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May 16, 2012 | Comments Off on The First Angel, by any Other Name | Betsy Woodman
“Do you people have nicknames for everything?” a friend once asked.
It seemed that way. My dad was linguistically very inventive, and his peculiar usages entered the family vocabulary. If he asked whether you’d like a mucket, he was offering you a beer. But, just in case you think his lingo was logical, a mucket was also a hat.
“Pop those potatoes in the rototiller” meant stick them in the microwave oven. “Let’s hear a tune on the swinette” was a request for some recorder music, never mind the difference between stringed and wind instruments.
A “pelican” meant a dollar. I always assumed that was his invention, but after googling “pelican dollar,” I saw offered on eBay a 1812 dollar bill from Louisiana, “the pelican state.” There is indeed a picture of the bird on it. Aha! Now I remember that my dad had a small collection of obscure bank notes, so maybe that’s where that particular term came from. Alas, it’s too late to confirm that theory with him. Too late do we think of these funny little questions.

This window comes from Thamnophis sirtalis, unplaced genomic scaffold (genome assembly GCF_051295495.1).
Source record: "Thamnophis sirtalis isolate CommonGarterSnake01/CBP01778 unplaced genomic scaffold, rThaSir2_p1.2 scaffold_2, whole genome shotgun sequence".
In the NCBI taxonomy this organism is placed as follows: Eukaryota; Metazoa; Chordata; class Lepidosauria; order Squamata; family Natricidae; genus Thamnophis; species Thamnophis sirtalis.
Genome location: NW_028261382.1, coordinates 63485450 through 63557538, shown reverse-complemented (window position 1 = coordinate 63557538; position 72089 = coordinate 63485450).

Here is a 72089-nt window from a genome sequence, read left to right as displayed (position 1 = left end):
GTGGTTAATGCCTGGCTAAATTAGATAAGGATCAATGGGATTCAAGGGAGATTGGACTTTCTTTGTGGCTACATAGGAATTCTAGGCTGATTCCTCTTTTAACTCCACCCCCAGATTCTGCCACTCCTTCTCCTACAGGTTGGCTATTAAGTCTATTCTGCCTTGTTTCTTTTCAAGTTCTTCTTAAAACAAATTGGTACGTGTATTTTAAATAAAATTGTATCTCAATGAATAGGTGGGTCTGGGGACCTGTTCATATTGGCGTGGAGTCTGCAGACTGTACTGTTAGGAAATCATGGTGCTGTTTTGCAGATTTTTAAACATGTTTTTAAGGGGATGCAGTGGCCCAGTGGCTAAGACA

He also had nicknames for lots of people. For the six decades of their married life, he called my mom “Poochie.” Foreign friends, as well as Americans, loved that. In Chennai, my mom became known to our neighbors as “Poochie-akka,” akka (“older sister” in Tamil) being a term of endearment.
He had a variety of names for us children, too. Some were short-lived, such as “Gubbins” for my sister Deborah, which tended to degenerate into an inelegant “Gub.”
My sister Jane received a number of nicknames, and one particularly sweet one deserves to endure. Here she is at age four in a Christmas pageant, looking a little worried, for apparently there was a live donkey behind her that attempted to nibble at her shoulder. Decades later, when Jane would arrive at a family gathering, my dad would sometimes say, “Hey! Here comes the First Angel!”
“And Jane,” he would repeat, savoring the memory, “was the First Angel.”